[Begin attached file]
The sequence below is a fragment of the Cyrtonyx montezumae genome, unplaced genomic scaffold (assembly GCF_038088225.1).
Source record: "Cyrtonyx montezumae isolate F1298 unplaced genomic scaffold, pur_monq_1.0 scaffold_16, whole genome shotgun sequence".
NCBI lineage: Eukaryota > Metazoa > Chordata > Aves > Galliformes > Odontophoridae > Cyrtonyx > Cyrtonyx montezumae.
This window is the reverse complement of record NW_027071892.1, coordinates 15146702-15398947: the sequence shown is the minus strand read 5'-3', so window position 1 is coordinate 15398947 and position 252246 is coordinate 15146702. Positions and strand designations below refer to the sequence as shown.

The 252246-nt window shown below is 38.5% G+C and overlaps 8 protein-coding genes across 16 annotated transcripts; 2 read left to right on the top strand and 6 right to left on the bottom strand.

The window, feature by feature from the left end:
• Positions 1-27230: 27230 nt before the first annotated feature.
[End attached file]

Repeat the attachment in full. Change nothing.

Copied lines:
The sequence below is a fragment of the Cyrtonyx montezumae genome, unplaced genomic scaffold (assembly GCF_038088225.1).
Source record: "Cyrtonyx montezumae isolate F1298 unplaced genomic scaffold, pur_monq_1.0 scaffold_16, whole genome shotgun sequence".
NCBI lineage: Eukaryota > Metazoa > Chordata > Aves > Galliformes > Odontophoridae > Cyrtonyx > Cyrtonyx montezumae.
This window is the reverse complement of record NW_027071892.1, coordinates 15146702-15398947: the sequence shown is the minus strand read 5'-3', so window position 1 is coordinate 15398947 and position 252246 is coordinate 15146702. Positions and strand designations below refer to the sequence as shown.

The 252246-nt window shown below is 38.5% G+C and overlaps 8 protein-coding genes across 16 annotated transcripts; 2 read left to right on the top strand and 6 right to left on the bottom strand.

The window, feature by feature from the left end:
• Positions 1-27230: 27230 nt before the first annotated feature.